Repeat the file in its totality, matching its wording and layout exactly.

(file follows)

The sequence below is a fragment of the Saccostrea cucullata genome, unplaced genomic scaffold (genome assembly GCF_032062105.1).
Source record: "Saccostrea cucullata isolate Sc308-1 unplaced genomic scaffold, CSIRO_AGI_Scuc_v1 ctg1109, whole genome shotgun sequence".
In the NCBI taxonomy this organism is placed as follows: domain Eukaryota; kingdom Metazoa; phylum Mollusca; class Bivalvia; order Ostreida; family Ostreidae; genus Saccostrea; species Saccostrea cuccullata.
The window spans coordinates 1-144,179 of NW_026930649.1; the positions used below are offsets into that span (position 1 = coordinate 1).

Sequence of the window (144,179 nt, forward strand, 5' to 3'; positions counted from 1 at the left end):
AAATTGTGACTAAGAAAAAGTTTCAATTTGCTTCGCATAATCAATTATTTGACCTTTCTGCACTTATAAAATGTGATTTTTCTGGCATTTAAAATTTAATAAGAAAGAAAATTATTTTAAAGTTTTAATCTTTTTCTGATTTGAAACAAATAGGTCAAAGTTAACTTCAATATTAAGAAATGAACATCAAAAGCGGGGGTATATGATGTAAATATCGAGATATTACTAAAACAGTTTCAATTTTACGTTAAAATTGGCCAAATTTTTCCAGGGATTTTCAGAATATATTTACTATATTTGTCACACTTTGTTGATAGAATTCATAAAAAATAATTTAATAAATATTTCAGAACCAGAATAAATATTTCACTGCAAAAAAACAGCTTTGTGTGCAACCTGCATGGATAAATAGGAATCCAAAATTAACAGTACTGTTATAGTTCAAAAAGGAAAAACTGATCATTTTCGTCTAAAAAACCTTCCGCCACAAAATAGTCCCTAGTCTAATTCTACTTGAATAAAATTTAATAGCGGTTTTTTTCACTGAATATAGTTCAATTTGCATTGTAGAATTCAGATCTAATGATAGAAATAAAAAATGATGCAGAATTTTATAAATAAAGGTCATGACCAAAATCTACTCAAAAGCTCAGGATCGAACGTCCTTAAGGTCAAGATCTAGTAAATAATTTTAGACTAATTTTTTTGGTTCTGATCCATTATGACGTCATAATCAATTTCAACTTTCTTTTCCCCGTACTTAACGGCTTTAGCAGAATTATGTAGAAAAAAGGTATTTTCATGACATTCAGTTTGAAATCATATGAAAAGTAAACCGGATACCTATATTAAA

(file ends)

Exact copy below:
The sequence below is a fragment of the Saccostrea cucullata genome, unplaced genomic scaffold (genome assembly GCF_032062105.1).
Source record: "Saccostrea cucullata isolate Sc308-1 unplaced genomic scaffold, CSIRO_AGI_Scuc_v1 ctg1109, whole genome shotgun sequence".
In the NCBI taxonomy this organism is placed as follows: domain Eukaryota; kingdom Metazoa; phylum Mollusca; class Bivalvia; order Ostreida; family Ostreidae; genus Saccostrea; species Saccostrea cuccullata.
The window spans coordinates 1-144,179 of NW_026930649.1; the positions used below are offsets into that span (position 1 = coordinate 1).

Sequence of the window (144,179 nt, forward strand, 5' to 3'; positions counted from 1 at the left end):
AAATTGTGACTAAGAAAAAGTTTCAATTTGCTTCGCATAATCAATTATTTGACCTTTCTGCACTTATAAAATGTGATTTTTCTGGCATTTAAAATTTAATAAGAAAGAAAATTATTTTAAAGTTTTAATCTTTTTCTGATTTGAAACAAATAGGTCAAAGTTAACTTCAATATTAAGAAATGAACATCAAAAGCGGGGGTATATGATGTAAATATCGAGATATTACTAAAACAGTTTCAATTTTACGTTAAAATTGGCCAAATTTTTCCAGGGATTTTCAGAATATATTTACTATATTTGTCACACTTTGTTGATAGAATTCATAAAAAATAATTTAATAAATATTTCAGAACCAGAATAAATATTTCACTGCAAAAAAACAGCTTTGTGTGCAACCTGCATGGATAAATAGGAATCCAAAATTAACAGTACTGTTATAGTTCAAAAAGGAAAAACTGATCATTTTCGTCTAAAAAACCTTCCGCCACAAAATAGTCCCTAGTCTAATTCTACTTGAATAAAATTTAATAGCGGTTTTTTTCACTGAATATAGTTCAATTTGCATTGTAGAATTCAGATCTAATGATAGAAATAAAAAATGATGCAGAATTTTATAAATAAAGGTCATGACCAAAATCTACTCAAAAGCTCAGGATCGAACGTCCTTAAGGTCAAGATCTAGTAAATAATTTTAGACTAATTTTTTTGGTTCTGATCCATTATGACGTCATAATCAATTTCAACTTTCTTTTCCCCGTACTTAACGGCTTTAGCAGAATTATGTAGAAAAAAGGTATTTTCATGACATTCAGTTTGAAATCATATGAAAAGTAAACCGGATACCTATATTAAA